In this book we see Bessica get in a "text war" with her "best friend," Sylvie, buy said best friend a nose hair trimmer for her birthday, continuously ignore her parents and grandma and make rude comments, see things only her way, and have an epic face-to-face with T.J. the Tiger. In short, this is about a little girl who was raised to care only about herself and therefore and no consideration whatsoever for other people's feelings. Throughout the entire book all I read was, "I thought that was stupid," or "I didn't want to talk about that, so I asked a different question," or general things along those lines. If Bessica thought it was dumb, she said so, not caring who she hurt. If Bessica didn't want to talk about something, she would completely ignore the question and ask another one. But the worst part is that her parents let her get away with it. I get the feeling they try to treat her like an adult, but it backfires on them majorly.
Maybe one of the worst things is Bessica's attitude towards Willy. She hates him for taking her grandma away, and like usual, cares nothing about her grandma's own happiness. I understand she's a little girl and immaturity is accepted and expected, but she goes above and beyond any girl her age should. When a kid acts stupid, you're supposed to try to correct them. That's kind of the point of parents, I'd say; to raise your kid. But I guess Bessica's parents just want to have a little devil.(less)
**spoiler alert** As much as I hated the first book, I think this one was almost as bad.
In this book, Rafe tries to do what's right. For about less th...more**spoiler alert** As much as I hated the first book, I think this one was almost as bad.
In this book, Rafe tries to do what's right. For about less than half the book. After that he pretty much throws it all out the window. The first "friend" he makes at his new school, Matty, is a troublemaker who helps him get back at some bullies. Why Rafe, didn't you get expelled from school last year for getting in trouble? Shouldn't you not keep breaking the rules, then? This is what was going through my mind, but apparently Rafe doesn't care if he gets kicked out of this art school that he so badly wanted to get in.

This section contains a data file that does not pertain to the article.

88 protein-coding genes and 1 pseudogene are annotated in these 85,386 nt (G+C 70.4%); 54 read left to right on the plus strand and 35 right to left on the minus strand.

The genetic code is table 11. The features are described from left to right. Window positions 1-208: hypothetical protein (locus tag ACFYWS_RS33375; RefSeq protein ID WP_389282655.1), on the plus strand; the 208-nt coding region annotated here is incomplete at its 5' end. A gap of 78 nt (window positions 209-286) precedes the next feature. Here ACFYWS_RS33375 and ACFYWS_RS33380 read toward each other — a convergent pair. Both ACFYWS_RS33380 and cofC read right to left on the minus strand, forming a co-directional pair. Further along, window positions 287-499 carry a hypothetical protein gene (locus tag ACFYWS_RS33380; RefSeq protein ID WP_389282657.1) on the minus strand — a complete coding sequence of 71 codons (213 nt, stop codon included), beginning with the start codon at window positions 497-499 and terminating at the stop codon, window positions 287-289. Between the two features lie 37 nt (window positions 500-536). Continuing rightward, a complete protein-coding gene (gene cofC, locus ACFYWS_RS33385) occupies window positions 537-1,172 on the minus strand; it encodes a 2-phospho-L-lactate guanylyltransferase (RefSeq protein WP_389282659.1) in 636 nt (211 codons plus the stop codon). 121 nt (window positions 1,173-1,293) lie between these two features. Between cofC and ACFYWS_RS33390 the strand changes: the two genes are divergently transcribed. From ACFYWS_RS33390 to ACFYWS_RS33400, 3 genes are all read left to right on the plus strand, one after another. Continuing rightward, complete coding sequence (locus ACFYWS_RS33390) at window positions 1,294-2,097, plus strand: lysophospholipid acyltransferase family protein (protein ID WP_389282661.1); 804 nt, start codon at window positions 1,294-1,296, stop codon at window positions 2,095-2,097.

And then there's the whole mess with his father. Why, oh why, did this happen? There was this whole storyline about his father being gone, but no one knows where he went. So throughout the book it's been kind of a side story to find his dad. After a humiliating situation at school, his mom finally tells him what really happened.
And takes him to a cemetery.
A cemetery!? At the end of the chapter where his mom takes him there's a part something along the lines of, "You already guessed it, probably. A cemetery." No, I didn't guess that. I didn't guess that your mother would be such a horrible woman that she would tell her son that his dad left them and making him seem like an awful person instead of telling him that he died saving his country. There's no point! Rafe even says himself that now he thinks better of his dad. That he's not just the guy who left, but the guy who was a hero. It was completely pointless and stupid.
And you know, you'd expect such an experienced author such as James Patterson would know one of the basic rules of writing - that the kid doesn't know he's in a story, that you don't talk to the readers through the book. There are so many times that Rafe talks to the reader, and every time I'm thinking, "Why? Why do you know that you're a book?" It made no sense. It's not like he's writing a diary or anything.
The ultimate ending was pretty much the same as the first - his mom has a job, they live in Hills Valley, Rafe has to go to Summer School, and he's going to be entering his precious art school that is for some reason so much better than the one he's at. So in ways this book was better than the first, but considering how nothing changed, it may have been worse.(less)